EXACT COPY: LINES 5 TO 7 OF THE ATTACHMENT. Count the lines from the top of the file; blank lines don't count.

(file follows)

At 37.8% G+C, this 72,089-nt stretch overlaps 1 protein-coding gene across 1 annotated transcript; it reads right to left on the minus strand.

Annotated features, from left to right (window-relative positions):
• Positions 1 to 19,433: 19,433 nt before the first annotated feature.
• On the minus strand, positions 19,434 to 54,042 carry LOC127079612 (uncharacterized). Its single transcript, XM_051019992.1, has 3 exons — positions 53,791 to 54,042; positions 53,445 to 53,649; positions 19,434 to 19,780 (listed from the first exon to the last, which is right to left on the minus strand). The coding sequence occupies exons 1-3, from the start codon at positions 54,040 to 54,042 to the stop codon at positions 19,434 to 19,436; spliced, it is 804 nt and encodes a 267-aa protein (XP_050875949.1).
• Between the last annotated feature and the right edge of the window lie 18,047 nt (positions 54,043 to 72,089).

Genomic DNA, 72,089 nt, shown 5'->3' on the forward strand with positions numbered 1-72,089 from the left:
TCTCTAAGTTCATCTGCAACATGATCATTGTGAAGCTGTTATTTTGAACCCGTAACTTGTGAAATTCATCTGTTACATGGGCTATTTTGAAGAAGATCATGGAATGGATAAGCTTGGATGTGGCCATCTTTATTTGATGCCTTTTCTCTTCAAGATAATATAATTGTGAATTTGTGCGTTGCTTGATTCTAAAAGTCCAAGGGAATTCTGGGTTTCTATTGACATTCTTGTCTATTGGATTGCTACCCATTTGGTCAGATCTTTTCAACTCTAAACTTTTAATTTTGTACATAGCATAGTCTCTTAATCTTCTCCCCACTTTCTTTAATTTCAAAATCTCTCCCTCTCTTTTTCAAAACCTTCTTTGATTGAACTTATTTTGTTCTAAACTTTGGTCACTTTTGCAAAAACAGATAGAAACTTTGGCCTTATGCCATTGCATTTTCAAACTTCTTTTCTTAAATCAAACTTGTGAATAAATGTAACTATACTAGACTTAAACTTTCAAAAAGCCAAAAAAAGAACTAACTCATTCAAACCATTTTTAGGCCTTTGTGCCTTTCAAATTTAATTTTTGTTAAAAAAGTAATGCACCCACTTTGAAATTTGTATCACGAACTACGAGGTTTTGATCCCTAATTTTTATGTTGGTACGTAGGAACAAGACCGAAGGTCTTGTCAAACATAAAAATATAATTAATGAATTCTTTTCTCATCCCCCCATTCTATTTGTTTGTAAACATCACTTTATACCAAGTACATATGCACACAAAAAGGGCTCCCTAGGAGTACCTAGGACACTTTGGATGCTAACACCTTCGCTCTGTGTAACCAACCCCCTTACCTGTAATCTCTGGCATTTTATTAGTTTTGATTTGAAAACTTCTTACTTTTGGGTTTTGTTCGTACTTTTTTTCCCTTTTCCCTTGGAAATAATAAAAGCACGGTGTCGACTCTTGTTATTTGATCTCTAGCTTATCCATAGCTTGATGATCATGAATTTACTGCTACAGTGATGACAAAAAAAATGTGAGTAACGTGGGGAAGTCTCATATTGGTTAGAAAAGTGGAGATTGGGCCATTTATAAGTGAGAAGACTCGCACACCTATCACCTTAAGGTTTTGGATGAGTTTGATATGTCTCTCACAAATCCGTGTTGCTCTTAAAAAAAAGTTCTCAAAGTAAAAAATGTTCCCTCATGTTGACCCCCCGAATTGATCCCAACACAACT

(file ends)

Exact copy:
• Between the last annotated feature and the right edge of the window lie 18,047 nt (positions 54,043 to 72,089).

Genomic DNA, 72,089 nt, shown 5'->3' on the forward strand with positions numbered 1-72,089 from the left:
TCTCTAAGTTCATCTGCAACATGATCATTGTGAAGCTGTTATTTTGAACCCGTAACTTGTGAAATTCATCTGTTACATGGGCTATTTTGAAGAAGATCATGGAATGGATAAGCTTGGATGTGGCCATCTTTATTTGATGCCTTTTCTCTTCAAGATAATATAATTGTGAATTTGTGCGTTGCTTGATTCTAAAAGTCCAAGGGAATTCTGGGTTTCTATTGACATTCTTGTCTATTGGATTGCTACCCATTTGGTCAGATCTTTTCAACTCTAAACTTTTAATTTTGTACATAGCATAGTCTCTTAATCTTCTCCCCACTTTCTTTAATTTCAAAATCTCTCCCTCTCTTTTTCAAAACCTTCTTTGATTGAACTTATTTTGTTCTAAACTTTGGTCACTTTTGCAAAAACAGATAGAAACTTTGGCCTTATGCCATTGCATTTTCAAACTTCTTTTCTTAAATCAAACTTGTGAATAAATGTAACTATACTAGACTTAAACTTTCAAAAAGCCAAAAAAAGAACTAACTCATTCAAACCATTTTTAGGCCTTTGTGCCTTTCAAATTTAATTTTTGTTAAAAAAGTAATGCACCCACTTTGAAATTTGTATCACGAACTACGAGGTTTTGATCCCTAATTTTTATGTTGGTACGTAGGAACAAGACCGAAGGTCTTGTCAAACATAAAAATATAATTAATGAATTCTTTTCTCATCCCCCCATTCTATTTGTTTGTAAACATCACTTTATACCAAGTACATATGCACACAAAAAGGGCTCCCTAGGAGTACCTAGGACACTTTGGATGCTAACACCTTCGCTCTGTGTAACCAACCCCCTTACCTGTAATCTCTGGCATTTTATTAGTTTTGATTTGAAAACTTCTTACTTTTGGGTTTTGTTCGTACTTTTTTTCCCTTTTCCCTTGGAAATAATAAAAGCACGGTGTCGACTCTTGTTATTTGATCTCTAGCTTATCCATAGCTTGATGATCATGAATTTACTGCTACAGTGATGACAAAAAAAATGTGAGTAACGTGGGGAAGTCTCATATTGGTTAGAAAAGTGGAGATTGGGCCATTTATAAGTGAGAAGACTCGCACACCTATCACCTTAAGGTTTTGGATGAGTTTGATATGTCTCTCACAAATCCGTGTTGCTCTTAAAAAAAAGTTCTCAAAGTAAAAAATGTTCCCTCATGTTGACCCCCCGAATTGATCCCAACACAACT